In 2009, when my boss offered me tickets to see the musical “Parade,” I of course said “yes.” I knew that “Parade” retells the story of Leo Frank, the German-Jewish superintendent of Atlanta’s National Pencil Factory, who was convicted of slaying 13-year-old factory worker, Mary Phagan, in 1913. Later, when Frank’s death sentence was commuted to life in prison, an angry mob sprung him from prison and lynched him. The Frank case gave rise to the Anti-Defamation League. Surely, “Parade” would be an edifying performance.
To say the show moved me is an understatement. I emerged a weeping wreck. But a week later, I began feeling that I had been “had”—taken for an emotional roller coaster ride on a script that played too purposefully to my 21st Century sensibilities. Needing to know the true story, I hunted down its most thorough telling by Steve Oney in And the Dead Shall Rise: The Killing of Mary Phagan and the Lynching of
Leo Frank (Pantheon: 2003).
Reading And the Dead Shall Rise proved my hunches right. Frank’s wife, Lucille, did not spearhead his legal appeals or campaign publicly for his exoneration. Frank was not simply the victim of anti-Semites and “bad Yahoos” in a kangaroo court—as much as we 21st Century Yankees would like to believe. The story is far more complex, and if you value complexity and objectivity along with brilliant reportorial skill in a 650-page-turner, this tome is for you.
Where “Parade” plays to audience expectations, Oney’s book surprises. As Oney observes, Frank’s conviction was more the result of a botched defense, the defendant’s yekke* inclinations, and the racism of an all-white jury that, paradoxically, couldn’t imagine the black man as the white girl’s killer because his alibi was so fantastic. No Negro, the thinking went, could invent such an outlandish tale; therefore, it had to be true.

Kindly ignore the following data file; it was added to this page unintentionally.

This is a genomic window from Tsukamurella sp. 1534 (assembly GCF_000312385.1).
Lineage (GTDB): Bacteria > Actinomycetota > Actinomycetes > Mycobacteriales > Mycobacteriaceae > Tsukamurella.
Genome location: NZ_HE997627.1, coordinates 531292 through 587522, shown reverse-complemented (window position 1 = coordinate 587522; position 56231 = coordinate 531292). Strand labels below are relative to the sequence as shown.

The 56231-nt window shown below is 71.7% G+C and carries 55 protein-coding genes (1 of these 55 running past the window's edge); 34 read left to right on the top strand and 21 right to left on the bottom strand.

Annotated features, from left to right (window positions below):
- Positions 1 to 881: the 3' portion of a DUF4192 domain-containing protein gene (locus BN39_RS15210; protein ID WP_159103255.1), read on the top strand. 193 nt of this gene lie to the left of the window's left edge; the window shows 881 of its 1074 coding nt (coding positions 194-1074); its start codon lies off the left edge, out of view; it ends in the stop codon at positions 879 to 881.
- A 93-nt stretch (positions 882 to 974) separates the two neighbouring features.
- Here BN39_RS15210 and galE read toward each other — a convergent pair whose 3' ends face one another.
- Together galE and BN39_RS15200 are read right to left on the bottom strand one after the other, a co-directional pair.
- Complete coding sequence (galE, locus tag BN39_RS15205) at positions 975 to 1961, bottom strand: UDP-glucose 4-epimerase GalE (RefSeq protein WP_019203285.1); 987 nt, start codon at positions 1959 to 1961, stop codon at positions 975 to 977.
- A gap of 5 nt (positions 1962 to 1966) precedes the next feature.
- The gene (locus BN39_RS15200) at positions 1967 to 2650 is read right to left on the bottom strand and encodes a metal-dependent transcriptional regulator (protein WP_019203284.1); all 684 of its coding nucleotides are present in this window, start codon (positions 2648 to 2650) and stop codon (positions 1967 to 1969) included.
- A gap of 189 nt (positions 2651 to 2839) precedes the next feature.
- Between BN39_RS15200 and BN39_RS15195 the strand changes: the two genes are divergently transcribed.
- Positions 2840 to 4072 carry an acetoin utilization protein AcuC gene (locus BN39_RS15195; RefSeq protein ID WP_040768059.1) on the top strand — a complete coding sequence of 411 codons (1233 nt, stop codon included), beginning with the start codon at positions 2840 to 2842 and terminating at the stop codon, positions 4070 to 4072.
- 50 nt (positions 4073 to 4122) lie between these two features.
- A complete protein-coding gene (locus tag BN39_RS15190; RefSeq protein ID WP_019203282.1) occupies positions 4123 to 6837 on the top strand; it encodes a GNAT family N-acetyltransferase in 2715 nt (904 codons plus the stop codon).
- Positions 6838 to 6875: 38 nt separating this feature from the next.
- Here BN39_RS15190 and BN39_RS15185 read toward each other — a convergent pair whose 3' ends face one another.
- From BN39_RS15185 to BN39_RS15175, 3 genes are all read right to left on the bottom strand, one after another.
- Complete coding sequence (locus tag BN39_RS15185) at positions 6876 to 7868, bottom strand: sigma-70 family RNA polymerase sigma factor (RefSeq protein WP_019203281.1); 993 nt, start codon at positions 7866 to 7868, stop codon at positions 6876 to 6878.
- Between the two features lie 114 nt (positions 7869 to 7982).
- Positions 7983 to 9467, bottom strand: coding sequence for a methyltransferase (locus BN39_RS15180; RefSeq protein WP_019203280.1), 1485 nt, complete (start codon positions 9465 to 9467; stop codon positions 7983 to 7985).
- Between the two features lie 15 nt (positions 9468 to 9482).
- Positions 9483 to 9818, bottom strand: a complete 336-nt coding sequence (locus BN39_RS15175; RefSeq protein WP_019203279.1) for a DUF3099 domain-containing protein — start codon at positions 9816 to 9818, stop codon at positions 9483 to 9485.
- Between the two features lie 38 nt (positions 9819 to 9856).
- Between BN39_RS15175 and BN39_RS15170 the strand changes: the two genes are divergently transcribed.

One of the most memorable and profound events in the two-year drama of Frank’s imprisonment is lawyer William Smith’s change of heart. Knowing how the cards were stacked against black suspect, Jim Conley, Smith eagerly came to his defense. After Frank’s conviction, Smith and his wife, a school teacher, dedicated themselves to comparing the murder notes with Conley’s “talk dirty” love letters. After copying the contents of these missives onto index cards which they clothes-pinned to strings running across their kitchen, the couple performed a painstaking analysis of Conley’s language. Not only had Conley written the murder notes—which was a given in the trial—he had composed them without assistance; Conley, most likely, was the killer. Years later, Smith, on his death bed, penned a note stating his belief in Frank’s innocence—it was that important to him.
Although I read And the Dead Shall Rise two years ago after seeing “Parade,” it came to mind again while I was editing doctoral dissertations, all of which bemoaned the state of the news media. “You don’t know from media frenzy and hype,” I thought, “until you study the Leo Frank case.” Three Atlanta newspapers—one owned by Hearst—vied for the most sellable headlines, shamelessly pronouncing guilt and innocence as if a judicial trial were unnecessary. Apparently, the term “alleged” had not made its way into the lexicon of journalists. Which brings me to what I enjoy most about Oney’s book—insights into the past which develop appreciation for and understanding of the present.
Oney spent 17 years researching and writing And the Dead Shall Rise, which won the American Bar Association’s Silver Gavel Award and the National Jewish Book Award for history. Simon & Schuster will be publishing Oney’s second book on the
trials and tribulations of National Public Radio (NPR). We have much to look
forward to with its release.
*Wikipedia defines “yekke” as a generally jovial, mildly derogatory term used by Jews in reference to the German Jews’ legendary attention to detail and punctuality.